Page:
Checkmate over IFISA data
HMRC is facing claims that it is understating the popularity of the Innovative Finance ISA (IFISA) and displaying a lack of urgency in responding to contradicting figures.
In August, the taxman released data which showed the IFISA took £17m in subscriptions, equating to 2,000 accounts, in its first tax year since its April 2016 launch. Even though the ISA tables only account for new money, not transfers, separate figures announced by the providers themselves have contradicted this.
Read more: HMRC’s IFISA numbers come under scrutiny
Ethical peer-to-peer bonds platform Abundance claims it was the biggest IFISA provider of the last tax year, having seen 1,436 IFISA accounts opened, equating to a total investment of £10.5m. Abundance said that £2.8m of its £10.5m figure was from ISA transfers, giving it £7.7m of new subscriptions for the 2016/2017 tax year.
But Crowdstacker also claims it was the biggest, with £15.6m taken over the tax year across 1,548 IFISA accounts, £6.5m of which was transfers. This suggests the P2P business lender had £9.1m of new ISA subscriptions.
Just the numbers from these two platforms alone takes new IFISA subscriptions to £16.8m, close to HMRC’s figure of £17m, and shows a total of 2,984 accounts, already above the 2,000 claimed by the taxman. This also leaves little room for the other players who were in the market at the time.
Business lender Crowd2Fund claims 983 individuals opened accounts in the 12 months to March, while Lending Works says it had 815 investors providing £9m. Property P2P lender Landbay says it took £1.7m, although none have provided a breakdown of how much was transfers or new subscriptions.
Confusingly, HMRC says its figures are compiled from the companies’ submissions, raising questions about where the discrepancy emanates from. One source told Peer2Peer Finance News that a government official had “shrugged” when they had raised the disparities over the IFISA numbers. The source expressed frustration over HMRC’s lack of urgency over the issue. Another industry source said they had held back from raising the contradictory figures with HMRC through fear of damaging their relationship with the government department.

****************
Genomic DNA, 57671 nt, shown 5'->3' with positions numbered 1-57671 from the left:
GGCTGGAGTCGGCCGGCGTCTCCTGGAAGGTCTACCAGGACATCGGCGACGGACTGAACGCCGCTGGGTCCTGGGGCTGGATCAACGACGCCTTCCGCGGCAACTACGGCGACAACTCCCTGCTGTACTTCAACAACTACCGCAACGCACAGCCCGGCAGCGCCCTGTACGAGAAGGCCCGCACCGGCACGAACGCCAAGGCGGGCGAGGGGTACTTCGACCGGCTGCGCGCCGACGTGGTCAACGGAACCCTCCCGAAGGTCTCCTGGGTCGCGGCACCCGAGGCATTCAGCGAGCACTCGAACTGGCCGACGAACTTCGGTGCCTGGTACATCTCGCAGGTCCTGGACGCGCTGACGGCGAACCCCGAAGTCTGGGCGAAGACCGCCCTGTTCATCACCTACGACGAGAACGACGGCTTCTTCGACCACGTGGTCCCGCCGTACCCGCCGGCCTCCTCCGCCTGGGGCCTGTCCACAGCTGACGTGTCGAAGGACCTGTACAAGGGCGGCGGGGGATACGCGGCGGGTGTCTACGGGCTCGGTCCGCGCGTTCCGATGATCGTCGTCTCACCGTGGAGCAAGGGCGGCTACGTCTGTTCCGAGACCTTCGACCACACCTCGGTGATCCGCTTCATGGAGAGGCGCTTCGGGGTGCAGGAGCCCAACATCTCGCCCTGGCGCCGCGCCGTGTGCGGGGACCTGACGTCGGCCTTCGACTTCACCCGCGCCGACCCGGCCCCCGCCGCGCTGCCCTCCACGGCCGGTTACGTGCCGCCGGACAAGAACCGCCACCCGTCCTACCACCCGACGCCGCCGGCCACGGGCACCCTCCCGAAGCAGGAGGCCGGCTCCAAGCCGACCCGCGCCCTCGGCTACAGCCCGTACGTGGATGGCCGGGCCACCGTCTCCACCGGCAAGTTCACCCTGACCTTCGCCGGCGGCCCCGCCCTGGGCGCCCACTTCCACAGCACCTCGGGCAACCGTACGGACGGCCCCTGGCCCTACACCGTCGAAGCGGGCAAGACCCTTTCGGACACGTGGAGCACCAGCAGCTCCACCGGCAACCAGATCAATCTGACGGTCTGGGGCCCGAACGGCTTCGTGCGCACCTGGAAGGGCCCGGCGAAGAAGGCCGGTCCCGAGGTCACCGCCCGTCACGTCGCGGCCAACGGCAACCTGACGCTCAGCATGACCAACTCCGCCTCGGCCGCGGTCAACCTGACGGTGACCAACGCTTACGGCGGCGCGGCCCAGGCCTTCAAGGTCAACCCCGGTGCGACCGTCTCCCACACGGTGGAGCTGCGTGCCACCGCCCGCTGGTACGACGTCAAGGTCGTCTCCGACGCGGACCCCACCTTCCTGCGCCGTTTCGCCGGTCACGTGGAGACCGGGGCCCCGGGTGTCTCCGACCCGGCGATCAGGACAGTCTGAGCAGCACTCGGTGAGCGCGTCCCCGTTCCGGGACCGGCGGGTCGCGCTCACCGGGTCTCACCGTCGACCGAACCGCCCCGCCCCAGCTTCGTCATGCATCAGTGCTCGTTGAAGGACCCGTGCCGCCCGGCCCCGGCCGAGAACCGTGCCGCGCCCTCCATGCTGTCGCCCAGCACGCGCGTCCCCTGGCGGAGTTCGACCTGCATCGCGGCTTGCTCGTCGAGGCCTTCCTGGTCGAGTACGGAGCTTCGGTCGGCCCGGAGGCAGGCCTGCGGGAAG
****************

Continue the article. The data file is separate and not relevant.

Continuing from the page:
In the case that providers have got their figures wrong, they could be exposed to burdensome HMRC audits and penalties of up to £3,000.
“It is less likely that HMRC has its numbers wrong as HMRC bases its numbers on the annual reports provided by platforms,” Jake Wombwell-Povey, chief executive of Goji, which provides administration for some IFISA providers, said. “I think it is much more likely that platforms have reported their numbers incorrectly.
“Ultimately we won’t know unless HMRC does an audit of IFISA managers. From what we have seen, some platforms have less robust systems than others, so I think platforms should be careful what they wish for.
“If they shout too loudly, HMRC may well undertake quite substantial platform audits and that will be both time consuming and potentially financially painful if platforms are not administering IFISAs to the standards HMRC expects.”
HMRC insists its figures are accurate and says they are based on figures that ISA managers provide when they submit returns to the taxman in June.
“HMRC is committed to publishing accurate information, if we receive any updates from ISA providers, we will revise these statistics as quickly as possible,” an HMRC spokesperson said.
Read more: IFISA investments ‘to take off’ in 2018